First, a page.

- Google Drive doesn't have an option to sync all docs or folders of docs to the device. You can "favorite" specific files for sync to the tablet, but not entire folders. Again, seems like a massive oversight for a wifi-only device that can be expected to be offline periodically.
- No easy on-device search. As mentioned above, I mostly launch apps on iOS by just using the on-device search to find what I want; it's faster than navigating most of the time. Unless I missed something, it's not obvious at all how to do so on the Nexus 7 and it's a multi-step search process.
- Front camera only. I assume it's OK quality, I never used it. I would much rather have a rear camera for grabbing the odd snapshot. For me that's a much more frequent use case than webcam / chat / skype.
- Google play music doesn't work in Canada. Boo.
- No 5GHz wifi. Again, for wifi only, that's an annoying omission.
- More than a bit funky with gesture and tap recognition. I'd almost go so far as to call it "flaky". It's not unusable, but it seems to have trouble recognizing gestures and taps and you have to repeat them too often. Or, especially in the case of swipe gestures to move pages, you have to use exaggerated movements to get the action you want. A smaller gesture will start the action, like a page turn, but won't complete it. Makes holding it in one hand and swiping pages with just a thumb gesture awkward. That seems like a very common scenario, I'd expect that to work better.
- Power and volume buttons on the side is hard to use when it's flat on a table. They are tucked in under the curve of the tablet and really hard to reach. Especially annoying for the power button because you can't just turn it on / wake it up and quickly check something on the home screen without picking it up. The iPhone/iPad front-mounted Home button is clearly superior here.
- Using auto-brightness causes it to flicker. The Nexus 7 is really finicky about adjusting the brightness when set to auto. It's like it's sampling ambient light and adjusting way too often (sometimes making changes every 5-10 seconds or so) and sometimes just flickering brighter/dimmer like it can't make up its mind.
- Netflix playback flickers a lot. I think it's happening when the app switches from one bitrate stream to another as network conditions change. It seems like it flickers black for a frame or two. Not a killer, but annoying.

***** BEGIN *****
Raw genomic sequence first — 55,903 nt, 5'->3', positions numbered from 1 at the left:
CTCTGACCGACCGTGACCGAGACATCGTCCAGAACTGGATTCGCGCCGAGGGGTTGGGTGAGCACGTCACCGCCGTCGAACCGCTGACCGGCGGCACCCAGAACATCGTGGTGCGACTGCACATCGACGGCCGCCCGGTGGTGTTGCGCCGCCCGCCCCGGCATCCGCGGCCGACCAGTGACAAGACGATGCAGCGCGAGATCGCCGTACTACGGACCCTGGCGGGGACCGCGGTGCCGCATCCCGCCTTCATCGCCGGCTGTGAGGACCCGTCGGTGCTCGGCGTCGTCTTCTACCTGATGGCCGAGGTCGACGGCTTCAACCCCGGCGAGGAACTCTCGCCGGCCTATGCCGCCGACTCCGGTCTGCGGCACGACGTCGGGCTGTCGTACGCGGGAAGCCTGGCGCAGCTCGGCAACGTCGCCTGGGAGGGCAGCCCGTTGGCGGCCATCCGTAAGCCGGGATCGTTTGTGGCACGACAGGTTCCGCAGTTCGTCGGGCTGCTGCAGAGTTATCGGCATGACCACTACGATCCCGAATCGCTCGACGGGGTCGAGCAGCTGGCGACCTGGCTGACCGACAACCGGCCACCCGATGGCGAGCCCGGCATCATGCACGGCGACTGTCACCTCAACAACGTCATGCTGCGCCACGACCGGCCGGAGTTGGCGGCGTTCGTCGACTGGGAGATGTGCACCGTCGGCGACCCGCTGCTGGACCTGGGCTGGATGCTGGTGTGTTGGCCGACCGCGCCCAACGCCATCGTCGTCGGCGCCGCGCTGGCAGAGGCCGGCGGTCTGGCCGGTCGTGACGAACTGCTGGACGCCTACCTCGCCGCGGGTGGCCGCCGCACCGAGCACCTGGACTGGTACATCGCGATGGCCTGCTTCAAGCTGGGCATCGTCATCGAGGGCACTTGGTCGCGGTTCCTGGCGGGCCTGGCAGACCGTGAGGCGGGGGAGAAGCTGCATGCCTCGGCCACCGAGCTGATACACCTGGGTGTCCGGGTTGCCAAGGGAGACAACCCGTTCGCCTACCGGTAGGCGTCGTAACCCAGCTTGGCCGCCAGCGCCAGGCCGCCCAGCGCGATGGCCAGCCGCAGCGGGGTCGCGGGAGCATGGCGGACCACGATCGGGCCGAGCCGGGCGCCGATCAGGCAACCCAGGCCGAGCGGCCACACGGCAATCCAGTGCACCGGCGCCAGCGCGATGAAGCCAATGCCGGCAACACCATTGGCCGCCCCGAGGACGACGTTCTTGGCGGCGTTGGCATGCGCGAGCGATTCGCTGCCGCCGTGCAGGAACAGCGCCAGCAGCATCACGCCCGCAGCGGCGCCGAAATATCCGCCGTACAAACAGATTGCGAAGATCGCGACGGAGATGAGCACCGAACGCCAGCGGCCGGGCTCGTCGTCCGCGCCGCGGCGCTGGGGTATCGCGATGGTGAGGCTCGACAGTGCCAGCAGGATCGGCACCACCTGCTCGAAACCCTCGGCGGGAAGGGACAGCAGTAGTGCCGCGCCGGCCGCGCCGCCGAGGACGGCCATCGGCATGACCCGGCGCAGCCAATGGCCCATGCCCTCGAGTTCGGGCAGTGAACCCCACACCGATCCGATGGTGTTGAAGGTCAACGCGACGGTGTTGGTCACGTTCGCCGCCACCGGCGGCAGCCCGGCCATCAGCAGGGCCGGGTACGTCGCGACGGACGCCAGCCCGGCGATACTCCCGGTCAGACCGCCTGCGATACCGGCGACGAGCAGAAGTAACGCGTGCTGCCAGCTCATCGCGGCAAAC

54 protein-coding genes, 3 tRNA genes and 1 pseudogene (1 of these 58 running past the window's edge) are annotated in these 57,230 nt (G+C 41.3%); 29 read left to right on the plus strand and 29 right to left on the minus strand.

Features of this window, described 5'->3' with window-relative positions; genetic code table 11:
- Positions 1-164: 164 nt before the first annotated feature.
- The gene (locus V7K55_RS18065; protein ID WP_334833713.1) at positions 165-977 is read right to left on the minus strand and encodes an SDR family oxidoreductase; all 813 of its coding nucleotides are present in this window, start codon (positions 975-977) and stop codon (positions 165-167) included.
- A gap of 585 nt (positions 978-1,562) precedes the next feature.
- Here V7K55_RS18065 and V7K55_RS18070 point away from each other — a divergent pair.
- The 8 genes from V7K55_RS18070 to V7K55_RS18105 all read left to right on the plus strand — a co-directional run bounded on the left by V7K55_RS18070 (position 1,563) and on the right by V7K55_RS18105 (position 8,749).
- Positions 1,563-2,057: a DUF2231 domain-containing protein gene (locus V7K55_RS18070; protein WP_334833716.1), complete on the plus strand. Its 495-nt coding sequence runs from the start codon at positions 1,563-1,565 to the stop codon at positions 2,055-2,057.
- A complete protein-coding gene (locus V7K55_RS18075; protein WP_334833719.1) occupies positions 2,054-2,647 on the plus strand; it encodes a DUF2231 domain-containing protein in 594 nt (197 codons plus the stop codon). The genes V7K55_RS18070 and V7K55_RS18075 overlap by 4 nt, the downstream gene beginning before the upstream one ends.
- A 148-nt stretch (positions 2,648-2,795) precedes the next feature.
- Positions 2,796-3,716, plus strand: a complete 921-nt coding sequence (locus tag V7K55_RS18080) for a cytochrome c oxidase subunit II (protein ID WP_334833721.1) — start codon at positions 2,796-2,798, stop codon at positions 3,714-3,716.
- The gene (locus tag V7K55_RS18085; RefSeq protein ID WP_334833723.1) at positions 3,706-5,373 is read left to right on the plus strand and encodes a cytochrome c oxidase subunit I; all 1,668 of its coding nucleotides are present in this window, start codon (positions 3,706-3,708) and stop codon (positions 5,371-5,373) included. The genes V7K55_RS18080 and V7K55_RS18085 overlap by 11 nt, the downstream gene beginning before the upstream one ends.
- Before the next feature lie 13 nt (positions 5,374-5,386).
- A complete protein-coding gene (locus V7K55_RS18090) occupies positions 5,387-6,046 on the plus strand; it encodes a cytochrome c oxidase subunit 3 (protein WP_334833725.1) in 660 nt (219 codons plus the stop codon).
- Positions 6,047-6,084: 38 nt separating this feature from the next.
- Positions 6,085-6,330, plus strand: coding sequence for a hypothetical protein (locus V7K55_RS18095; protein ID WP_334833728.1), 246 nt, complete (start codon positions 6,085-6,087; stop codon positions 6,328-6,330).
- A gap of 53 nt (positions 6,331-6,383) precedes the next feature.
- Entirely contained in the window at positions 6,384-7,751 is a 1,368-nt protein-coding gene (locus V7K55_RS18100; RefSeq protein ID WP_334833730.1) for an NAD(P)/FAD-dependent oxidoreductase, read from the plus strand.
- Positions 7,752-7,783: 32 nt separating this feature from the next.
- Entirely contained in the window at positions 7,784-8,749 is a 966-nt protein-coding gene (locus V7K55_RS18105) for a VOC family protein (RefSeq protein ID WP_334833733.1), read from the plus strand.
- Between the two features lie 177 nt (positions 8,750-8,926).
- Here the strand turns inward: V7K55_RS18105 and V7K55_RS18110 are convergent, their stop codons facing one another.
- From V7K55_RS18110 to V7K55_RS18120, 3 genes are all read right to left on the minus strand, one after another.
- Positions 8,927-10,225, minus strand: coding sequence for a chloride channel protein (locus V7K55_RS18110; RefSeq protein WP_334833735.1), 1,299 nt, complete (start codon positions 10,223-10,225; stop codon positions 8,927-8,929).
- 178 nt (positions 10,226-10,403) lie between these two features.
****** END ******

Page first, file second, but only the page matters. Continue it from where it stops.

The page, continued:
- Copy-paste is broken. This is really the big one for me. I found the text navigation and editing controls completely unusable. I'm sure there some magic hack app thingy that I can download from a sketchy website somewhere that will fix it, but the built in controls are a steaming pile of poop. I came to dread the idea of responding to an email on it for fear I make a typo that will take 30 min to try and correct. Deal-breaker for me.
- I don't like current app design aesthetic. The excessively "flat" look of most apps, system dialogs, etc really don't do it for me. It's really difficult to tell what's a clickable/changeable thing and what isn't and whether a particular button will toggle a setting or open a new "page" or something else. It's not a huge usability issue, it's just bland and inconsistent and moderately annoying (again, has that unpolished, early attempt feel to it). I see some newer iOS apps are adopting this styling as well and it's probably to make cross-platform app development easier which I can understand, but to me it makes most apps look like wire-frame demos created by and for programmers with no visual design skills.
The Nexus 7 is a decent deal for the money and pretty workable for a lot of people. Size is handy for a reader, but too small for writing email, especially with the atrocious editing controls. The clunky and jerky scrolling and animations make it feel unpolished and that combined with some of the mystery navigation give an overall impression of it being not quite fully baked. For someone looking for a smaller tablet and on a budget, I definitely recommend checking it out, it's a good buy and quite possibly "good enough". I'm glad to have had the experience of trying the smaller tablet, but in the end it's not for me. I'd just as soon carry a full sized iPad. Pay more, get more. Nothing new about that. I gave the N7 to my daughter who also has an Android phone and is a bit more bought into that ecosystem and she's thrilled with it.